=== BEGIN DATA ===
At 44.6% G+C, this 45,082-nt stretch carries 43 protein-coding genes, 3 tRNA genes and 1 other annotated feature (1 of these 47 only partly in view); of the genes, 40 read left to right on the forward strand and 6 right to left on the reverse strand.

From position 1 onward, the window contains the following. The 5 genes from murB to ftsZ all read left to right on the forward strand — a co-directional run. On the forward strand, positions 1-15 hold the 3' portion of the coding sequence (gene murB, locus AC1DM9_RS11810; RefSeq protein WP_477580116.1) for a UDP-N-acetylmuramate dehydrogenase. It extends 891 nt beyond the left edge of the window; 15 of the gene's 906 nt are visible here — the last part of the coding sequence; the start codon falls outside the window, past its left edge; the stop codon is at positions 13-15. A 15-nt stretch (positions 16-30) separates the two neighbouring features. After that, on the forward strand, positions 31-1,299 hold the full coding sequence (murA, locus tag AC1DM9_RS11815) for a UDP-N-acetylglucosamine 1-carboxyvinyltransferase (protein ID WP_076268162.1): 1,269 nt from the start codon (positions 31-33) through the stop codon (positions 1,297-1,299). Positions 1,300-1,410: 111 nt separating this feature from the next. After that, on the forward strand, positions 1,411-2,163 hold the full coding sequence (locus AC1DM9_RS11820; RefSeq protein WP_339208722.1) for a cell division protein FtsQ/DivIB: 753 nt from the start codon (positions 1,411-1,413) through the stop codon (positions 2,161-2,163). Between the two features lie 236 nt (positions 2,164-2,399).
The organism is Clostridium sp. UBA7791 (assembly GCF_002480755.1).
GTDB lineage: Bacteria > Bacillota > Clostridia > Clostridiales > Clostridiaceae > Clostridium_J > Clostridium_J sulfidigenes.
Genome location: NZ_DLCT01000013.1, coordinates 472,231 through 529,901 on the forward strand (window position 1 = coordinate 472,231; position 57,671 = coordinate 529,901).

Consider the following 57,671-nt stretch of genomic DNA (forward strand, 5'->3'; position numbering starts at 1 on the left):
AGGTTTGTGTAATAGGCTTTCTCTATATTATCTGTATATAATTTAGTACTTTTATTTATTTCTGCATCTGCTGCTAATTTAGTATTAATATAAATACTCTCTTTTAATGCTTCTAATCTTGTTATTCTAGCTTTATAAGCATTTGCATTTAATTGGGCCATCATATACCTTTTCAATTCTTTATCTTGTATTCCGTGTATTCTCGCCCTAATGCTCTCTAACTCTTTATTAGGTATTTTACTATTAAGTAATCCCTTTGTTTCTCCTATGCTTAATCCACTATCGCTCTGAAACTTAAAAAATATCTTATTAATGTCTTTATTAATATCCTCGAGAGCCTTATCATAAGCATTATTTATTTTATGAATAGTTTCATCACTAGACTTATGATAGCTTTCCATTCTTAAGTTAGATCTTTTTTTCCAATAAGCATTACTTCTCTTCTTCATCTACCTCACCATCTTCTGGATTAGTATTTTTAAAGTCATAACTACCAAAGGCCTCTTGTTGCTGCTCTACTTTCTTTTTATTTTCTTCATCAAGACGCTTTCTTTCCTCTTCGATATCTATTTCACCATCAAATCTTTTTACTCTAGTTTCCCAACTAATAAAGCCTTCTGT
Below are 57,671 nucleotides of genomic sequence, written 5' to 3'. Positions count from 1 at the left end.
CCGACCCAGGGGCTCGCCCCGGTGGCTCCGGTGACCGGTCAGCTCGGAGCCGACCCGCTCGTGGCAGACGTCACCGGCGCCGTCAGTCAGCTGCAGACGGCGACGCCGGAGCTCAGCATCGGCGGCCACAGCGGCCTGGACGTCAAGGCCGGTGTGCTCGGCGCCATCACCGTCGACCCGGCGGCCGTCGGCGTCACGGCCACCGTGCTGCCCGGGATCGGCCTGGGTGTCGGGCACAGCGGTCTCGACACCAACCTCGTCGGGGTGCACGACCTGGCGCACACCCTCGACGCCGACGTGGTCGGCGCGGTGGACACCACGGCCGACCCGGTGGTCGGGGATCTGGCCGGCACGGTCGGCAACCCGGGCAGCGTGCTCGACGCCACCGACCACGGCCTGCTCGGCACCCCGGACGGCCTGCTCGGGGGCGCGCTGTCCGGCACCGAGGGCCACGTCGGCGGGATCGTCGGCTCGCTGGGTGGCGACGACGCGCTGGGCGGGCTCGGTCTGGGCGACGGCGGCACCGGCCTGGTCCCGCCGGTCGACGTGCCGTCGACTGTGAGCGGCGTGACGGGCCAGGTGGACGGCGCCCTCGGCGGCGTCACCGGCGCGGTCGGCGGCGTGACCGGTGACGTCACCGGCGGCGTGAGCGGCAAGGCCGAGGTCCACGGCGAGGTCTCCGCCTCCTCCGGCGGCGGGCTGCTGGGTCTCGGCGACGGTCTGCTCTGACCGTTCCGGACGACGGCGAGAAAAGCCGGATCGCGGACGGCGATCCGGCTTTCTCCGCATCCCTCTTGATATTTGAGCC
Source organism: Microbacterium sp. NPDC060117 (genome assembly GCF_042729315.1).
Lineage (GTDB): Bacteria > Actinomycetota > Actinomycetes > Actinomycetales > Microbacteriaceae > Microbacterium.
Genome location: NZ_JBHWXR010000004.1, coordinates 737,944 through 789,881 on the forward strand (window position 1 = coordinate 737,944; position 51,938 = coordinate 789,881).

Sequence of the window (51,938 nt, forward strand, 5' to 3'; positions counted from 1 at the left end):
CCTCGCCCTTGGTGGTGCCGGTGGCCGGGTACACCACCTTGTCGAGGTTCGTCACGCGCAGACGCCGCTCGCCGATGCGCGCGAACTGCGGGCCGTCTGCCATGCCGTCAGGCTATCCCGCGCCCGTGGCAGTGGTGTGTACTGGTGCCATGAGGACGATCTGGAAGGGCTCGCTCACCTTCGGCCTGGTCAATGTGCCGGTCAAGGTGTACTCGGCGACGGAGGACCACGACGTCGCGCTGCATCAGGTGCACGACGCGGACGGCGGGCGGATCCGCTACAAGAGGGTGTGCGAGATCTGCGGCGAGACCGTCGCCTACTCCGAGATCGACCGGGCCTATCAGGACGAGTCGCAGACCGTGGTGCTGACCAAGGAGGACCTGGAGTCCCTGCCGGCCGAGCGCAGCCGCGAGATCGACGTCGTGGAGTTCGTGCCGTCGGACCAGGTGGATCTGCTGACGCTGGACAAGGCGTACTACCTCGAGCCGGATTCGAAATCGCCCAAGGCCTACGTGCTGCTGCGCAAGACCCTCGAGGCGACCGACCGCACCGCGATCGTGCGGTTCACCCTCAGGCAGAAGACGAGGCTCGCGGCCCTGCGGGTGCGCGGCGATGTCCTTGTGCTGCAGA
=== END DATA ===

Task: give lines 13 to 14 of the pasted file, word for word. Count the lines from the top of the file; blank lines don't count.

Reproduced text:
Sequence of the window (51,938 nt, forward strand, 5' to 3'; positions counted from 1 at the left end):
CCTCGCCCTTGGTGGTGCCGGTGGCCGGGTACACCACCTTGTCGAGGTTCGTCACGCGCAGACGCCGCTCGCCGATGCGCGCGAACTGCGGGCCGTCTGCCATGCCGTCAGGCTATCCCGCGCCCGTGGCAGTGGTGTGTACTGGTGCCATGAGGACGATCTGGAAGGGCTCGCTCACCTTCGGCCTGGTCAATGTGCCGGTCAAGGTGTACTCGGCGACGGAGGACCACGACGTCGCGCTGCATCAGGTGCACGACGCGGACGGCGGGCGGATCCGCTACAAGAGGGTGTGCGAGATCTGCGGCGAGACCGTCGCCTACTCCGAGATCGACCGGGCCTATCAGGACGAGTCGCAGACCGTGGTGCTGACCAAGGAGGACCTGGAGTCCCTGCCGGCCGAGCGCAGCCGCGAGATCGACGTCGTGGAGTTCGTGCCGTCGGACCAGGTGGATCTGCTGACGCTGGACAAGGCGTACTACCTCGAGCCGGATTCGAAATCGCCCAAGGCCTACGTGCTGCTGCGCAAGACCCTCGAGGCGACCGACCGCACCGCGATCGTGCGGTTCACCCTCAGGCAGAAGACGAGGCTCGCGGCCCTGCGGGTGCGCGGCGATGTCCTTGTGCTGCAGA